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May 4, 2015 / 15 Iyar, 5775
At a Glance

Posts Tagged ‘banks’

Israel Bank Pays US $400 Million for Ripping Off IRS

Tuesday, December 23rd, 2014

Israel’s Bank Leumi has confessed to helping more than 1,500 U.S. customers evade taxes and will pay the American government $400 million.

The IRS will receive $270 million, and $130 million will go to New York’s Department of Financial Services. Bank Leumi maintains offices in New York, Illinois, Florida and California.

The names of the bank’s American customers involved in the case will be handed over to American investigators.

The Justice Dept. charged the bank with conspiracy but agreed not to prosecute for two years. Bank Leumi officials in the United States met with American clients in parks, hotels and other locations outside the bank to help them hide their assets in undeclared accounts in Israel, Switzerland and Luxembourg.

The bank also provided mail services so account information would not be sent directly  to the clients, who kept their foreign accounts secret from U.S. officials who took out loans on the secret accounts.

Even worse, after the Justice Dept.’s probe of Swiss banks for helping U.S. clients evade taxes, Bank Leumi opened accounts for clients who left the Swiss banks, such as UBS, to help them to continue avoid detection.

New agreements between Israel and the United States have required all bank account information of U.S. citizens in Israel to be exposed to the IRS.

Killing Cash

Tuesday, May 27th, 2014

The Israeli government hopes to put the kabash on cash transactions, starting with a plan that places a ceiling on the amounts starting in fiscal 2015 budget.

The director-general of the Prime Minister’s Office, Harel Locker told journalists in a briefing at the beginning of this week the government plans to limit cash transactions between businesses to NIS 5,000 after a one-year period, with the initial phase to begin at just NIS 7,500. Private citizens will be allowed cash transactions of up to NIS 15,000. But if the legislation goes through, the use of checks will also be restricted.

The initiative is aimed at ending the “black economy” that operates in much of the country, Locker explained, adding that  money laundering has risen over the past two years. He pointed to some three million cash transactions, each of which was more than NIS 5,000, that totaled some NIS 273 billion since 2012, as proof that things have to change.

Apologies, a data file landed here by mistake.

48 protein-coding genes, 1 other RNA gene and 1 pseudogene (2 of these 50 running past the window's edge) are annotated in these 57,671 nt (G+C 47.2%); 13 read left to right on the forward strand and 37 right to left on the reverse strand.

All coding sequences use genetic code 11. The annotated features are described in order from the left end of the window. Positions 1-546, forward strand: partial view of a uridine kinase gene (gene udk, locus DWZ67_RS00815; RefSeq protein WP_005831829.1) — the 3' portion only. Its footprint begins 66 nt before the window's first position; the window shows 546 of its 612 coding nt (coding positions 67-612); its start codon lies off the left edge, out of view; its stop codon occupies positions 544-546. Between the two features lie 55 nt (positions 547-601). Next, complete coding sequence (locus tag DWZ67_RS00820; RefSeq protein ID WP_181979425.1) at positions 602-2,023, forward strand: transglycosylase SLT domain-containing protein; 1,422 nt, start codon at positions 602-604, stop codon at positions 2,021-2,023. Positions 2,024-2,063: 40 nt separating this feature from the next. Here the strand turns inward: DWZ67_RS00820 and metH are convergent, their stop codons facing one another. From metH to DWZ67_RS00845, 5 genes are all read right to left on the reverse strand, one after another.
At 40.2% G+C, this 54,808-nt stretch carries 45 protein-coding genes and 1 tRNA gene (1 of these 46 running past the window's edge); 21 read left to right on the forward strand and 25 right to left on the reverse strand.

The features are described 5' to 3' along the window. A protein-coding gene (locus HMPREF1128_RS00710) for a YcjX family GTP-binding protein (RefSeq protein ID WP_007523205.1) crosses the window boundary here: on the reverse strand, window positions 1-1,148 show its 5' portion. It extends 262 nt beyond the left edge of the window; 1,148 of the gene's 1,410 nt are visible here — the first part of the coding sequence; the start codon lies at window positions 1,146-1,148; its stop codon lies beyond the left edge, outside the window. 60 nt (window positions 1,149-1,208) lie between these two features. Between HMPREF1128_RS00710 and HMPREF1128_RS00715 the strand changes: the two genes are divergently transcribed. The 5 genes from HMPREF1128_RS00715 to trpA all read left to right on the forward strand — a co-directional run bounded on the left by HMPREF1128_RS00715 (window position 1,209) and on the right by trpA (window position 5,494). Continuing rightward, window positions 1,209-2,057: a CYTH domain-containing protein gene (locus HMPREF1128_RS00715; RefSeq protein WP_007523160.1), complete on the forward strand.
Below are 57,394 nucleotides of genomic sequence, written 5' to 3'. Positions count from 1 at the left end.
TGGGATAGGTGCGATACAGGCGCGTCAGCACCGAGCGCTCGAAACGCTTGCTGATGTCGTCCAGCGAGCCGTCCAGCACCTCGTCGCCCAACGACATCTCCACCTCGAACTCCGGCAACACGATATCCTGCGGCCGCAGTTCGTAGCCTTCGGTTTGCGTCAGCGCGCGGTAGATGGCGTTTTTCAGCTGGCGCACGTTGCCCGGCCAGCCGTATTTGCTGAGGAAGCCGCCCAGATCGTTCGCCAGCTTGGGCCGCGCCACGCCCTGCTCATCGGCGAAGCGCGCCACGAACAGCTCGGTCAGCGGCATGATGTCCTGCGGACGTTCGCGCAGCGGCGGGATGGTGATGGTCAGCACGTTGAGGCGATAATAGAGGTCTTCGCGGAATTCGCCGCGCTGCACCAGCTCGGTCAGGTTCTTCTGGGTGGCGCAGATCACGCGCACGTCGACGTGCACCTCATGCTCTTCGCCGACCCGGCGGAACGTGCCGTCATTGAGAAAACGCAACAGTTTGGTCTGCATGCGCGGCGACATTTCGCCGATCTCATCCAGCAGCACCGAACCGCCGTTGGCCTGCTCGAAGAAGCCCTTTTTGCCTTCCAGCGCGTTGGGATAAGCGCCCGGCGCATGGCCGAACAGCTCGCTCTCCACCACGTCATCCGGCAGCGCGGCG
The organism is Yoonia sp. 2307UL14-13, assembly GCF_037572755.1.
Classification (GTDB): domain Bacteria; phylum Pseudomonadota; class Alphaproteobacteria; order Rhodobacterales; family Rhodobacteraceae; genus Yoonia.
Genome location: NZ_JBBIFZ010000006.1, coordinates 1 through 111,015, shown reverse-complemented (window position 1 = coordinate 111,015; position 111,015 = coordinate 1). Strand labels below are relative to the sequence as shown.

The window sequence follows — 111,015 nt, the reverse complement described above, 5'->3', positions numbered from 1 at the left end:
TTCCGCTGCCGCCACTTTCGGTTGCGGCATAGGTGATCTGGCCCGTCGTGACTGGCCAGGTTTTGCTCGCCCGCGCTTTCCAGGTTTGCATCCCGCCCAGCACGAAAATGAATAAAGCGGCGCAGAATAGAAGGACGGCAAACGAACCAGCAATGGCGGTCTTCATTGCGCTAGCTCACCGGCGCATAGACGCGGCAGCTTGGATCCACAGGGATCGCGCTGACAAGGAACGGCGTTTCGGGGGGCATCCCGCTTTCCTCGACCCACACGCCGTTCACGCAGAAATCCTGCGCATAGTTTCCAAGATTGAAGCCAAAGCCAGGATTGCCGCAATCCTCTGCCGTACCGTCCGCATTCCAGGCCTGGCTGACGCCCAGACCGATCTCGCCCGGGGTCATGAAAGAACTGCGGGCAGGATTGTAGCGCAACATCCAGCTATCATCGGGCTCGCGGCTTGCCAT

The government, said Locker, has instead decided to take a leaf from the American notebook and is recommending that banks issue debit cards, rather than the VISA and MasterCard credit cards they currently use.

Most Israelis do not carry out transactions for more than NIS 5,000, Locker contended, thus he said it is expected the new plan will not cause difficulties for most of the population.

Nice and tidy — but that may not be the case: newlyweds who are buying furniture and other necessities for new homes often make their purchases with the cash gifts they receive at their wedding. Those shopping sprees are seldom carried out for less than NIS 10,000 and often involve the use of cash for extra bonus points or discount savings.

Other special events and holiday sales also often involve cash purchases as well – a fact the government seems not to be taking into account. Although Locker said he expects approval of the new law by the end of 2014, it is likely there will be more than a few bumps along the way – probably after his colleagues’ spouses find they find they can no longer go shopping without the government getting in the way.

But mostly, this is about too much government intrusion into the private lives and transactions of its citizens, by a government which wants to, invasively, be able to more easily track its citizens down to the smallest detail.

What’s next? Our biometric data on file with the government?

 

Israel, U.S. Reach Agreement on IRS Regs for Dual Citizens

Thursday, May 15th, 2014

Americans living in Israel, watch out for this year’s June 30 tax deadline.

The Israel Tax Authority has formally reached an agreement with the U.S. regarding the Model 1 FATCA agreement with the IRS, according to attorney Dave Wolf, of the firm Hacohen and Wolf.